Our Thanksgiving: Pumpkin, Wine and No Cell Reception

Thanksgiving Traditions

Thanksgiving is eating until you have to unbutton your pants, sit back, take a breath, then stuff your belly even more with yummy homemade food. It is more than food though, it is about family and friends getting together. We dove into how each of us spends Thanksgiving in Northwest Indiana.

“When it comes to pumpkin – I have zero willpower.”

-Joseph Markovich, President + CEO

Our Thanksgiving is just the four of us (plus the cats). We keep it nice and small and always make way too much food for just four people. My Mom keeps telling me “Joe, we don’t need two meats for four people!” Since we see my parents every week, Thanksgiving is just like a longer weekday dinner with more courses. The only difference is we can stay longer than two hours and don’t have to be anywhere the next day!

When it comes to pumpkin – I have zero willpower. Pumpkin pie, pumpkin bread, pumpkin cookies. I absolutely love pumpkin.

“Rarely making it home to Colorado, my experience has been different pretty much every year.”

-Sean Hay, CMTO

I worked retail when I was a teenager and then for retail companies for a large chunk of my career, so Thanksgiving was always the start of a season of early mornings, late nights, and the experiencing the best (and the worst) of people. Even though I’d often be up until midnight, making sure those Black Friday sales started right, I’ve always looked forward to the breather – and the pecan pie – that Thanksgiving Day provided.

I’ve rarely made it home to Colorado for Thanksgiving, so my experience has been different pretty much every year – whether with friends or extended family, I always love seeing the unique traditions (and dishes) that develop within each group. Baked turkey, deep fried turkey AND prime rib? Win. Sweet potato casserole without marshmallows melted on top? Fail.

“…I get to reward myself with a tall glass of Prosecco and visit with family.”

-Renea Gallagher, Creative Director

I’ve hosted Thanksgiving for several years now. It’s usually a big crowd, 17-25 people. It’s always a buffet, so it’s not a fancy Martha Stewart affair. But I’m proud to say we’ve perfected roasting the bird.

(I highly recommend cooking turkey in an oven bag) and I make a mean cranberry dried cherry sauce that has become a tradition for me. I found the recipe several years ago on epicurious.com. I always make it a day or two before Thanksgiving and reheat it. What I love most about it is what I do with the leftovers. I freeze them and use it later to top off brie cheese and serve with crackers on Christmas Eve.

But I have to say my favorite part of Thanksgiving is when dinner is done, the dishes have been cleaned and I get to reward myself with a tall glass of Prosecco and visit with family. Cheers!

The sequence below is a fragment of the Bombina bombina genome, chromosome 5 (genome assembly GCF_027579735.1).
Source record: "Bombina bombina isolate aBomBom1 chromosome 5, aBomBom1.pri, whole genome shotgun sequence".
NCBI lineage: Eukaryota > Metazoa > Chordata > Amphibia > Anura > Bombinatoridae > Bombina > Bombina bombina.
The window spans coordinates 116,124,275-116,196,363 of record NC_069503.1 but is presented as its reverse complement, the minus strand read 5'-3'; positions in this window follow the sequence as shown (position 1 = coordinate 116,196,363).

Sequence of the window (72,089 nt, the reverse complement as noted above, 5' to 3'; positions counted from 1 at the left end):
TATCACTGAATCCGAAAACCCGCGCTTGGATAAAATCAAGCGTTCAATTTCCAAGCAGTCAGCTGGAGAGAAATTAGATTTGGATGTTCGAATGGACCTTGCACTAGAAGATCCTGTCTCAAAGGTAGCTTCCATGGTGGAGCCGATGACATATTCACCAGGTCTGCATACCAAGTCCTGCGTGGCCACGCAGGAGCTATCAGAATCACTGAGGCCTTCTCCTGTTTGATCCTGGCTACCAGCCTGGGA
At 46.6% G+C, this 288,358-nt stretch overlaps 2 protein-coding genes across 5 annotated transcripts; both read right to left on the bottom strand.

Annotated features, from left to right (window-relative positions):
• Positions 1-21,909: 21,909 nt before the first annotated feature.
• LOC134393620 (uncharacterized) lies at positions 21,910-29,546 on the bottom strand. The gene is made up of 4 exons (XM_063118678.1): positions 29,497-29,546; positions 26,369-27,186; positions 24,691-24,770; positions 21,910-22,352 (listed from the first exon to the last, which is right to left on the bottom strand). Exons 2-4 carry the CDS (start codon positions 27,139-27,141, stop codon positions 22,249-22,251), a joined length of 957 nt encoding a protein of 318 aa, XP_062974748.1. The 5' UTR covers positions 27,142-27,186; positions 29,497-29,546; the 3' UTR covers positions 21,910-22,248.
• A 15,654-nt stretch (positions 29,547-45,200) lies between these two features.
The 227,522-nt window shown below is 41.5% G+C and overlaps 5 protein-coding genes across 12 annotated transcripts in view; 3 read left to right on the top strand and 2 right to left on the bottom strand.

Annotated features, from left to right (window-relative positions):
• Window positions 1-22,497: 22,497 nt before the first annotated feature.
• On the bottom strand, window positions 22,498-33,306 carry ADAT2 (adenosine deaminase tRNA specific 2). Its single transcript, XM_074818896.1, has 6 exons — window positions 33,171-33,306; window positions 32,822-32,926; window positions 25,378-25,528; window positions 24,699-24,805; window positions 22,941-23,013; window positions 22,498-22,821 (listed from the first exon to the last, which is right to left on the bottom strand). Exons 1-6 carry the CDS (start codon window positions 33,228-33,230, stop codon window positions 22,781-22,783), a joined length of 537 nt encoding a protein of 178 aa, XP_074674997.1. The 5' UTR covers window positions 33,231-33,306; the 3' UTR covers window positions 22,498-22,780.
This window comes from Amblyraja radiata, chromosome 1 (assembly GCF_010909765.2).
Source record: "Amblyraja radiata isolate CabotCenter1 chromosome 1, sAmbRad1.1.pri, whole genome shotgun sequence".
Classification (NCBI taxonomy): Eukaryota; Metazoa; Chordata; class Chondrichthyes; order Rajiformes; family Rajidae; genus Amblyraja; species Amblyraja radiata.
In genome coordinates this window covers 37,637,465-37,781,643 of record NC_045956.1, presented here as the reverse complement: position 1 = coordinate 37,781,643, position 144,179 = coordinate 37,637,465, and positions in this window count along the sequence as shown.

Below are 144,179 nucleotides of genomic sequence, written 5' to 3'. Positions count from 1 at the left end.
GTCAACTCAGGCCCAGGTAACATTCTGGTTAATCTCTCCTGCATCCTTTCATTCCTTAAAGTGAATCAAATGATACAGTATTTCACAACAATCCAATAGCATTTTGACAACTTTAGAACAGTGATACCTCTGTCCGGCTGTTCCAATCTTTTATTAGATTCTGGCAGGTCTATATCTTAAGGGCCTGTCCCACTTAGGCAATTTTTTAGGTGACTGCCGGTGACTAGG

“We let our stomachs settle until the Dice Game begins then it’s every man for themselves…”

-Jill Nowak, Graphic Designer

Thanksgiving at the Nowak household is always filled with laughter and fun, ending in a food coma from eating so many delicious foods.

My siblings and I, traditionally, start the morning off watching the Macy’s Thanksgiving Day Parade and when it’s over that’s our cue to start cooking. I prepare my favorite dish, green bean casserole. While patiently waiting to get into the kitchen to make their own recipes, one of my siblings plays music for us, so we can jam out.

My brother T.J. is in the backyard deep frying a turkey, while mom cooks a traditional one in the oven. If you couldn’t guess by the two turkeys, both sides of my family are big, so relatives who are able to join us make dishes to share to complete our feast.

My favorite part of Thanksgiving is catching up with family because since we’ve all grown up our time to spend with one another has dwindled. We let our stomachs settle until the Dice Game begins then it’s every man for themselves as we compete for prizes before time runs out. As everyone collects their prizes from the Dice Game, we sit back to enjoy each other’s company with maybe another small helping of food or dessert to end the night.


“With no phone reception, we have to resort to other means of entertainment.”

-Haleigh Vander Vinne, Social Media + Content Marketing Specialist

Thanksgiving, for me, is not one day but four. Between my happily married parents, I have two: my mom’s in Walkerton and my dad’s in Iowa.

The day of Thanksgiving, we visit my mom’s side of the family on a farm, stuffing our faces with turkey, pumpkin pie, and sweet potatoes — my favorite food and only devoured on holidays. With no phone reception, we have to resort to four wheelers, the Wii, kayaking or soccer to entertain ourselves — always getting a workout.

When I visit my family in Iowa for the weekend, my uncle, aunts and cousins gather around the table to play Greedy or other board games we share. Thanksgiving is always an adventure and catching-up with family members’ lives is what I enjoy most — how we are all revolving around the world, doing different daily activities and we take this moment to stop and see each other.